Cheap or Expensive Furniture?

When it comes to almost anything in life, I'm a firm believer in getting what you pay for. From an early age, I would always see something I wanted, do a little research, find the best one possible, and then save up to buy it. I love taking care of my personal assets so they last the test of time. There are however, a few things I've learned along the way: one of which is when to buy expensive furniture to keep for a long time, and when to buy something to replace often. Let's have a look.


After interviewing several close friends and family members, we all seem to agree on the following areas to spend a few extra bucks:

  • The item is regularly used (by yourself or visitors)
  • The item is directly related to comfort
  • When relaxation is the goal of the environment
  • The item is exposed to the elements

Whenever items are used regularly, it gives us more time to either fall in love with it, or despise it for all eternity. No one should loathe a friend asking to sit by the pool or taking a business meeting out back by the lake. Increasing your price point by even just a few hundred dollars can be the difference between feeling embarrassed about your peeling, sun-bleached furniture withering away in the sun, or feeling proud that your backyard and its furniture are still in excellent condition, and will be for years to come.


Regular use follows the same feeling of either love or hate. Anyone who has owned a pair of running shoes that didn't quite get the job done, knows exactly what I'm talking about. Furniture follows this same path. No one wants to debate with themselves whether it would be a good idea to go out and sit on the patio furniture one evening, or pull up a few chairs for a night around the fire pit. These experiences should happen organically. When they don't, they can very easily lead to an increase in stress, negating the entire experience. This flows nicely into the next section of relaxation.


Whether we realize it or not, when we dedicate time to sit with others or even alone, it helps to take our minds off of the more stressful details of the day. Keeping this in mind while shopping for new furniture is essential, and will absolutely help to reprioritize the importance of certain aspects of the setting being created. This mentality can play a huge role in anything we buy. It may even help decide to buy additional items just to create the most relaxing environment possible. Let's look at the most obvious example; a pool. Millions of people every year decide to take the leap and have a pool installed. Above ground, below, and everything in between, all buyers have the same image in mind. Cool off and relax on a hot day, or have some fun with friends or family during a get together.What normally follows this? Coolers, patio sets, umbrellas, swinging chairs, benches, you name it. All of these items work together to create a positive and relaxing environment for yourself and everyone else. The only question left is how much to spend on each of these items.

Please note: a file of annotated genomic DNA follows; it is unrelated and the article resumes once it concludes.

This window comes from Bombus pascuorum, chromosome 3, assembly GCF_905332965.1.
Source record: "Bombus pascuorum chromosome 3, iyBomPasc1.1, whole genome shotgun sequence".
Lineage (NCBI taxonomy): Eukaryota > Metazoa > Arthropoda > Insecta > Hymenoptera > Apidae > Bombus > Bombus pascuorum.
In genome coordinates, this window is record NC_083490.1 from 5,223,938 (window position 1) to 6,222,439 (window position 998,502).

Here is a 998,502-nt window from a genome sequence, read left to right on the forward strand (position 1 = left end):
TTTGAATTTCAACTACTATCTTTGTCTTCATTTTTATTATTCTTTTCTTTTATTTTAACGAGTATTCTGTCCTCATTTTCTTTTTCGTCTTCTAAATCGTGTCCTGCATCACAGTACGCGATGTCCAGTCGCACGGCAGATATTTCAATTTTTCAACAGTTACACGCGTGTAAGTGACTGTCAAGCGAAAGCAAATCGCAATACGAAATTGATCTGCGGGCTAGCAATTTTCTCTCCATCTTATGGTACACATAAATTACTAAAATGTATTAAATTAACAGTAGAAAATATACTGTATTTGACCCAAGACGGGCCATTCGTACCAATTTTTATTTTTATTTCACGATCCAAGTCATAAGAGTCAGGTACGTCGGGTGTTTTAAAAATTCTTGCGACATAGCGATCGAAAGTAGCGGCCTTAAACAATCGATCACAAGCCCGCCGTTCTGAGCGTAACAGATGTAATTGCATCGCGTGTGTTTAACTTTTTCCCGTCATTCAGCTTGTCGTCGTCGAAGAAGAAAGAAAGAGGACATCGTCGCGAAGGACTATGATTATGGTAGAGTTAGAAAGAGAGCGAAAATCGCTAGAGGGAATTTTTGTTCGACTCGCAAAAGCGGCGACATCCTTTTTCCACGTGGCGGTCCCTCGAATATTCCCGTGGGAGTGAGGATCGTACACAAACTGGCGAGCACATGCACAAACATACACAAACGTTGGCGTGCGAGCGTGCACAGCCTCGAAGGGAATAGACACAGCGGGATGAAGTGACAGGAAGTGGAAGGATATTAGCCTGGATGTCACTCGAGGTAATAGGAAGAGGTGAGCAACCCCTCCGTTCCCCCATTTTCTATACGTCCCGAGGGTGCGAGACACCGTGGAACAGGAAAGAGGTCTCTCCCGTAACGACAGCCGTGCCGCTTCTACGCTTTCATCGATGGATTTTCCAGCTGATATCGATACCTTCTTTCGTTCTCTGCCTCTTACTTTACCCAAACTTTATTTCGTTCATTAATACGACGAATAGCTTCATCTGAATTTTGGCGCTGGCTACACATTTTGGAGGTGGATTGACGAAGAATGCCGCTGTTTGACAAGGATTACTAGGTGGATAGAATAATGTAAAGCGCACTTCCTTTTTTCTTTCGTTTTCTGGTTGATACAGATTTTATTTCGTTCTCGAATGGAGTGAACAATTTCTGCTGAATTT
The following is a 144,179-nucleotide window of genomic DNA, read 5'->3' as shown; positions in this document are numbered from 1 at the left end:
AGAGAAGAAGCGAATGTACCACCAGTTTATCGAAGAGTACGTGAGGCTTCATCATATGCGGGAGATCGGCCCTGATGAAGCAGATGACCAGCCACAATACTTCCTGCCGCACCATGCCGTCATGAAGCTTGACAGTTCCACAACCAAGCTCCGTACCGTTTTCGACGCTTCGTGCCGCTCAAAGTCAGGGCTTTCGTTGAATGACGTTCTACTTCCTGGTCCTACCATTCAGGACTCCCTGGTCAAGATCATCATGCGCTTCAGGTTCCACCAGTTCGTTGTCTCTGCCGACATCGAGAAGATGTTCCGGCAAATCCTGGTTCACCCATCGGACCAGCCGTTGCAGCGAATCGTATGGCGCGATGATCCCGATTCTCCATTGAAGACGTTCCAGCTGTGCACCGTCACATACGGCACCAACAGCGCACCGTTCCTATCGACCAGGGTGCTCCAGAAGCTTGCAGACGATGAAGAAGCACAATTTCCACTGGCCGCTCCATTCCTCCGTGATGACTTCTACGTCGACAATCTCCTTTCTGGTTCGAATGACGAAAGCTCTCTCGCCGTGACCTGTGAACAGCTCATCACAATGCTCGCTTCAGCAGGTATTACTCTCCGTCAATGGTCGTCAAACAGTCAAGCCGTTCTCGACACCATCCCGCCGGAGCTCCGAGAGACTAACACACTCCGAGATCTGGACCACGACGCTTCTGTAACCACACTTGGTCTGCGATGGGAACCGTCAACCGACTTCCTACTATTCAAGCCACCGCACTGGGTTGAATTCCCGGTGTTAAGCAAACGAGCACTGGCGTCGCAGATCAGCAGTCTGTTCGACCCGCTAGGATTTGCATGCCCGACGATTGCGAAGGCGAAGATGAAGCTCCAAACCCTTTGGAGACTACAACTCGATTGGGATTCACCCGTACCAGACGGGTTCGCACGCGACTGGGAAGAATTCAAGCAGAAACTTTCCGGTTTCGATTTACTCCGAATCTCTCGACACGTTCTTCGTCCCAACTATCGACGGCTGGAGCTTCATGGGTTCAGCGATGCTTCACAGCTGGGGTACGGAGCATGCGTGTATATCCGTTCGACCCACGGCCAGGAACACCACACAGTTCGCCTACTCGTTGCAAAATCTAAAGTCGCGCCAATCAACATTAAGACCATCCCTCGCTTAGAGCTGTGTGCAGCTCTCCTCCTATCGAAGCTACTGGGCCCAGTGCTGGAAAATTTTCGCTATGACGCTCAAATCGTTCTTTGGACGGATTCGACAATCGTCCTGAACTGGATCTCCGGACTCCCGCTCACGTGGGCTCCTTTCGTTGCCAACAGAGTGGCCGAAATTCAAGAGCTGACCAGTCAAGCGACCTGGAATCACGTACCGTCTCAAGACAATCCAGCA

The decision of price point is always personal to the buyer. The only thing I can say is, you will always get what you pay for. Higher quality items will always cost more, and much more often than not, last longer. Knowing this, buyers can be more strategic on where they spend their money. An example would be deciding to spend less money on an outdoor rug if you have a few dogs who like to chew, or some cats who love to sharpen their nails. This will most likely be replaced more often, and wouldn't be worth investing the extra money for quality and longevity. Another example would be if you and your family loved camping and the outdoors. Perhaps investing in a quality fire pit and some very comfortable and durable stools or chairs would help to increase the enjoyment of each experience and create lasting memories.

Both of the above examples are about items with direct contact to the elements, but one would be replaced often, and the other could last a lifetime. Be smart about where you invest money. When done properly, everything works well together, but only the things we truly need to be of high quality, are.